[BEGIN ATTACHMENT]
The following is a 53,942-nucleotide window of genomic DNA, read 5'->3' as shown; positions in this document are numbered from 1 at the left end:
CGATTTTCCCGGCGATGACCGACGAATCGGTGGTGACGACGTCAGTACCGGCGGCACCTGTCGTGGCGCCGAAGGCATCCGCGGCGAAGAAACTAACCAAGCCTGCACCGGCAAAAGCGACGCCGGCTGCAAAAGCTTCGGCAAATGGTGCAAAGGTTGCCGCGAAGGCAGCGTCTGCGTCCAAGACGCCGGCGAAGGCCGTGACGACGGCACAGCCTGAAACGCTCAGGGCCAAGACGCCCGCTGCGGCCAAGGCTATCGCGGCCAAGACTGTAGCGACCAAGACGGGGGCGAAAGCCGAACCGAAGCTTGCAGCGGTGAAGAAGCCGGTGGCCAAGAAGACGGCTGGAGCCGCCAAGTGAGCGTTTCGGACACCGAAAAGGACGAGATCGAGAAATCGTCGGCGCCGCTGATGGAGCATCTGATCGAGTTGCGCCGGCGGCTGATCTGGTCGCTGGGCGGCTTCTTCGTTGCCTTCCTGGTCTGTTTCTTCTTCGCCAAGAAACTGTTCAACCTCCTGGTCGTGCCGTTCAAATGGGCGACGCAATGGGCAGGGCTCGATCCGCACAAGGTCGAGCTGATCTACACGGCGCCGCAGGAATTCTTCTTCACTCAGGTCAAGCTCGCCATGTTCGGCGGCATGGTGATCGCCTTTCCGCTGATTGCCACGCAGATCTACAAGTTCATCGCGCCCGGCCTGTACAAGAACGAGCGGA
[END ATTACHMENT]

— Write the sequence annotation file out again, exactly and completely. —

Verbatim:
The following is a 53,942-nucleotide window of genomic DNA, read 5'->3' as shown; positions in this document are numbered from 1 at the left end:
CGATTTTCCCGGCGATGACCGACGAATCGGTGGTGACGACGTCAGTACCGGCGGCACCTGTCGTGGCGCCGAAGGCATCCGCGGCGAAGAAACTAACCAAGCCTGCACCGGCAAAAGCGACGCCGGCTGCAAAAGCTTCGGCAAATGGTGCAAAGGTTGCCGCGAAGGCAGCGTCTGCGTCCAAGACGCCGGCGAAGGCCGTGACGACGGCACAGCCTGAAACGCTCAGGGCCAAGACGCCCGCTGCGGCCAAGGCTATCGCGGCCAAGACTGTAGCGACCAAGACGGGGGCGAAAGCCGAACCGAAGCTTGCAGCGGTGAAGAAGCCGGTGGCCAAGAAGACGGCTGGAGCCGCCAAGTGAGCGTTTCGGACACCGAAAAGGACGAGATCGAGAAATCGTCGGCGCCGCTGATGGAGCATCTGATCGAGTTGCGCCGGCGGCTGATCTGGTCGCTGGGCGGCTTCTTCGTTGCCTTCCTGGTCTGTTTCTTCTTCGCCAAGAAACTGTTCAACCTCCTGGTCGTGCCGTTCAAATGGGCGACGCAATGGGCAGGGCTCGATCCGCACAAGGTCGAGCTGATCTACACGGCGCCGCAGGAATTCTTCTTCACTCAGGTCAAGCTCGCCATGTTCGGCGGCATGGTGATCGCCTTTCCGCTGATTGCCACGCAGATCTACAAGTTCATCGCGCCCGGCCTGTACAAGAACGAGCGGA